Holbrook businesses are struggling to cope and have cut back staff hours, with COVID-19 lockdowns significantly reducing the number of motorists passing through town and the amount of money spent.
North East businesses have been under intense financial pressure for some time due to a series of state lockdowns, but the regional NSW Hume Highway businesses have said they are now in "no mans land" stuck between the "double whammy" of not one, but two states' lockdowns.
With both Greater Sydney and Victorian residents forced to stay at home, and with Canberrans unable to get to the Victorian snowfields, the Holbrook Bakery has been feeling the pinch.
Owners Brad and Lisa Wheeler said business had reduced significantly, but declined to answer exactly how much revenue they'd been missing compared to normal.
Mr Wheeler said business dropped when the Greater Sydney lockdown was introduced and dropped again when Victoria went into its fifth and current lockdown.
"With the Sydney side of things, we felt the effects of that over the last four weeks prior to Victoria's lockdown," he said.
He said there were less, if any, sporting teams and business people travelling through from Sydney to Melbourne.
"From top to the bottom, there's just no people about, except for the locals or the people working out here," he said.
When The Border Mail visited the Bakery on Tuesday, the streets were empty, but for a few residents popping around town on apparent errands.
Mrs Wheeler said they usually got "a huge amount of traffic" from Canberrans heading to the snowfields in winter, but with the ACT listed as a red-zone in Victoria, that business too had dropped off.
"The Victorian lockdown effects us more," she said.
"We're obviously in the bubble, but you still don't have that travel through."
Mr Wheeler said it had been frustrating.
"We're generally a busy shop and now we're not," he said.
The bakery has cut back staff hours due to the reduced number of customers.
Mrs Wheeler said they'd been trying to share shifts among everyone and match the hours to the expenses of each employee.
She said she understood that the government wasn't able to support people and businesses forever, but she was hopeful the business would receive some funding to get them through the tough period.
"There is some federal funding coming through too, which could help us out, especially with wages and things, but that's not until the end of the month," she said.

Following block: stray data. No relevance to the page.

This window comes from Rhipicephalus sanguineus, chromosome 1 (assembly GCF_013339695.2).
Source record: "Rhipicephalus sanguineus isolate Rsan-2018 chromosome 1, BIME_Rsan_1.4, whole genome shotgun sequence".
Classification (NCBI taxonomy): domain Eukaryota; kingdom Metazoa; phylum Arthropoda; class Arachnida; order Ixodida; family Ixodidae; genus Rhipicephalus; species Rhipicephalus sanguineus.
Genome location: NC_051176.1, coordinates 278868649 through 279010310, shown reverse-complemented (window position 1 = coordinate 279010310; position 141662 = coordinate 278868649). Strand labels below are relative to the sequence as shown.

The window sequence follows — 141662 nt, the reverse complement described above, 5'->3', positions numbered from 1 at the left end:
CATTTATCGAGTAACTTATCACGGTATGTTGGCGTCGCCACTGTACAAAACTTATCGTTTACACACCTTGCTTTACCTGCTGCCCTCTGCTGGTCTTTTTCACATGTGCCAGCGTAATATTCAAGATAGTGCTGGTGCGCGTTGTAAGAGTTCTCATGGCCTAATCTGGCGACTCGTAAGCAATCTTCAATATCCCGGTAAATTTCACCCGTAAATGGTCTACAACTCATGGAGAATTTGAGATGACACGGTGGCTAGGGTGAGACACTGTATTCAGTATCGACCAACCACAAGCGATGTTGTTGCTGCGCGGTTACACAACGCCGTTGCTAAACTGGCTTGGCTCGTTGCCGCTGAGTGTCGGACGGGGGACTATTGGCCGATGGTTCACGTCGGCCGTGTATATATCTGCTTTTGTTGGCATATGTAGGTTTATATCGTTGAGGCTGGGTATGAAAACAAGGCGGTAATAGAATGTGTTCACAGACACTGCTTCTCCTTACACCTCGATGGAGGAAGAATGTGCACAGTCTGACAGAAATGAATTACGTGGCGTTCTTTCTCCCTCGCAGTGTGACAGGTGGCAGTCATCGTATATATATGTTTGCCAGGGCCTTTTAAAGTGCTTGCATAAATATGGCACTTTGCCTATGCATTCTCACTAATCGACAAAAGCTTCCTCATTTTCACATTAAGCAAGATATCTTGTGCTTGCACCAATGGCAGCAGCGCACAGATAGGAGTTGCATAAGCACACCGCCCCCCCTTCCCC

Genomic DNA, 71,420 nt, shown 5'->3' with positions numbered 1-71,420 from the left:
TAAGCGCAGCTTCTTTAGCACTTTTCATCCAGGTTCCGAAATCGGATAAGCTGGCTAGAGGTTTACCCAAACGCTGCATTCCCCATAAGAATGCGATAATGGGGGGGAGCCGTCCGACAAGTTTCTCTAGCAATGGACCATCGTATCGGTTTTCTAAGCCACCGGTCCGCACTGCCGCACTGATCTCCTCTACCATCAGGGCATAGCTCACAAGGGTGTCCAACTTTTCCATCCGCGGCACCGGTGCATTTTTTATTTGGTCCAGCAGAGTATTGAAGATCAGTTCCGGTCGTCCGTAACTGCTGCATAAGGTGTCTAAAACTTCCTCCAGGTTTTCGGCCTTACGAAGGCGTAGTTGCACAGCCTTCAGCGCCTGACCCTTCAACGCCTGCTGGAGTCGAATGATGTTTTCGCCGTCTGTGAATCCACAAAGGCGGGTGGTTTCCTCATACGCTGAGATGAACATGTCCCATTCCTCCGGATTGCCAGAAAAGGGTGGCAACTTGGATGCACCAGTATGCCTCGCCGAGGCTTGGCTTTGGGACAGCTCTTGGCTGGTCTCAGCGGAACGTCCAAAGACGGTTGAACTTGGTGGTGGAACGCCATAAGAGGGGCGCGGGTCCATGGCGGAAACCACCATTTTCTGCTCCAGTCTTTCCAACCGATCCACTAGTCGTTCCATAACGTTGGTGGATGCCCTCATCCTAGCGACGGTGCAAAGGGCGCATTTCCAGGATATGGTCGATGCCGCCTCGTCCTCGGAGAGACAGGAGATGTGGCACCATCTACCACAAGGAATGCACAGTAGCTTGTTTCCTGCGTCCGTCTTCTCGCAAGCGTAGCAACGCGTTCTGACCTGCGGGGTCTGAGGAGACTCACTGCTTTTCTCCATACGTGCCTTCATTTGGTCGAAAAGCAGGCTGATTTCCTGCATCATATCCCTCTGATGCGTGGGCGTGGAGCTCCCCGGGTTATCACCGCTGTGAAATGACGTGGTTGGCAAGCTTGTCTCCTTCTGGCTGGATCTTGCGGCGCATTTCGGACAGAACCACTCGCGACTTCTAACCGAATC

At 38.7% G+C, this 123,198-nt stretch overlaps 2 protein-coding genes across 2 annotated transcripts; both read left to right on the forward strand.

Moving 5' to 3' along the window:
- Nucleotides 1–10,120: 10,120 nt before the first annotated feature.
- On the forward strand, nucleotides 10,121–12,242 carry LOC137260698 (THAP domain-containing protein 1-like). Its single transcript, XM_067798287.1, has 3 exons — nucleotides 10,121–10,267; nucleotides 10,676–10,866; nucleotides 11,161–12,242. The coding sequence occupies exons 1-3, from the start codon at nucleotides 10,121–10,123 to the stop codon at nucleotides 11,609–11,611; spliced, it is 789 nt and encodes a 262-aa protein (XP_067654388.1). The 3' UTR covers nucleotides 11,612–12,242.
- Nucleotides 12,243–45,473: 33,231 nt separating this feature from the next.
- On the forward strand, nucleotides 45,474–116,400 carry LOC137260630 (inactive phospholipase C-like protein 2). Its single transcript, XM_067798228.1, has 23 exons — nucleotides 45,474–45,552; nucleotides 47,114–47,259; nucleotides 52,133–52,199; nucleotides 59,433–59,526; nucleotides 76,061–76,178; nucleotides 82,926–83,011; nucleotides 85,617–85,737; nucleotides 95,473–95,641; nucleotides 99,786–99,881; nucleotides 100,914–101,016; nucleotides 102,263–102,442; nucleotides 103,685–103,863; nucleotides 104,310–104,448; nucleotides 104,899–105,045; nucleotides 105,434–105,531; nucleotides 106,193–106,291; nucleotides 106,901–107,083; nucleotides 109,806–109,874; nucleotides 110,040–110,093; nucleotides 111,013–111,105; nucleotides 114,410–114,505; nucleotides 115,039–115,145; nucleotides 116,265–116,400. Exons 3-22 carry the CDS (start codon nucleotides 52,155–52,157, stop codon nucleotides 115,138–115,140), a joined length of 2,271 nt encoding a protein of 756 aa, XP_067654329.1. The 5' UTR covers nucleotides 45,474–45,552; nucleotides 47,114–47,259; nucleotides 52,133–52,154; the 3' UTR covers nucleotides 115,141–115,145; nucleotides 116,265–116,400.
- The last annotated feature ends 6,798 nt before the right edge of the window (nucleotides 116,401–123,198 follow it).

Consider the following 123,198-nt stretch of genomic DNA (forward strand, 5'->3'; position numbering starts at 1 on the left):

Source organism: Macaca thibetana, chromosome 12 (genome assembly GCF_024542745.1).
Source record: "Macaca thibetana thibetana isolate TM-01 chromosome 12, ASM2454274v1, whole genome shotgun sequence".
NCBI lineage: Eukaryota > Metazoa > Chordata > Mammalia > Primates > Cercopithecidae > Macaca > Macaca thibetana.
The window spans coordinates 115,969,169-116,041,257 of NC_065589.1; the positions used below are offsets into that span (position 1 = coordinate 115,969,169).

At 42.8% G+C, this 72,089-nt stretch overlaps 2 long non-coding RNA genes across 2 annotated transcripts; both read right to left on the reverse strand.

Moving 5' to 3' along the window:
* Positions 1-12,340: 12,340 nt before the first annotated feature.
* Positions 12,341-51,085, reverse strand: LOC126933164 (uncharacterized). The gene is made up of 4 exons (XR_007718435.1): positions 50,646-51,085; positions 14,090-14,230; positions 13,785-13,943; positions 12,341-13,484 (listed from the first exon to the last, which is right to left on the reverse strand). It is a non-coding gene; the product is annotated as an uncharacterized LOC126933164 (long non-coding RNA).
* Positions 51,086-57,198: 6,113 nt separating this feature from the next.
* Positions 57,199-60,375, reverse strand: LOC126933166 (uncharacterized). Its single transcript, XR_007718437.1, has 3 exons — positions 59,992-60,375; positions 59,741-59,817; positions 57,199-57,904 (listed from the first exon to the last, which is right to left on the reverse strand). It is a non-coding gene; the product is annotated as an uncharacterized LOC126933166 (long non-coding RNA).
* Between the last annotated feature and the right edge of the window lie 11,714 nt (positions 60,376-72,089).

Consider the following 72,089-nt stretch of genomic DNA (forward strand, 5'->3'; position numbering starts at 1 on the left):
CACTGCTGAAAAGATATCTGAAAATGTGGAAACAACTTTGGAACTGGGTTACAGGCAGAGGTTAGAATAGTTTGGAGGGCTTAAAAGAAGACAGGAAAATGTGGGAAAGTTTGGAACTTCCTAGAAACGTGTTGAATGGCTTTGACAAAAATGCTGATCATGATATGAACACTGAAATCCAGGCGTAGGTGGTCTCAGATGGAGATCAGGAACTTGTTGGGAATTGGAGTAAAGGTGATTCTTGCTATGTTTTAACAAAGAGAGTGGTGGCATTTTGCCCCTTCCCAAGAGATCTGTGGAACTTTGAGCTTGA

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Holbrook The Ten Mile cafe owner Sarah King said she'd had a similar experience.
"We really didn't get our normal winter busy period," she said.
"Our mid term times are steady ... and then our normal holidays go to triple what we would normally do, but our June/July holidays really didn't take off at all, they just sort of tracked along as normal.
"When the shut downs really took place, we just went to zero."
She said Holbrook businesses were "absolutely reliant" on highway traffic for business.
"If Sydney and Melbourne can't move, we are impacted as equally as them," she said.
"I'm just concerned every time we go into holidays we get locked down, so for a highway town that relies on that trade, we may or may not see our true business returns for another, who knows, six, 12, or 18 months."
Ms King said she'd had a busy weekend with visitors from Wagga, Albury, Lockhart and the Upper Murray areas, but that the business couldn't rely on locals alone.
"Even regionally everyone has gone a bit quiet," she said.
"Today we should be relatively busy, but I think we've only done four coffees and few brekkys.
"You cant rely on locals, the reason these businesses work is the influx of traffic during the holidays.
"Then that floats you through the quiet time, but we just haven't had that real boom.
"Another six months of this and it's not worth being open really."
Ms King said she'd been prioritising giving shifts to older staff with families and investigating what support was available.
She is uncertain if the cafe would be eligible for government support because though it was experiencing the financial repercussions of the lockdown, being based in regional NSW the business was not technically in a lockdown itself.
"At this stage I just feel like we're in no mans land and we'll roll with the punches a bit," she said.
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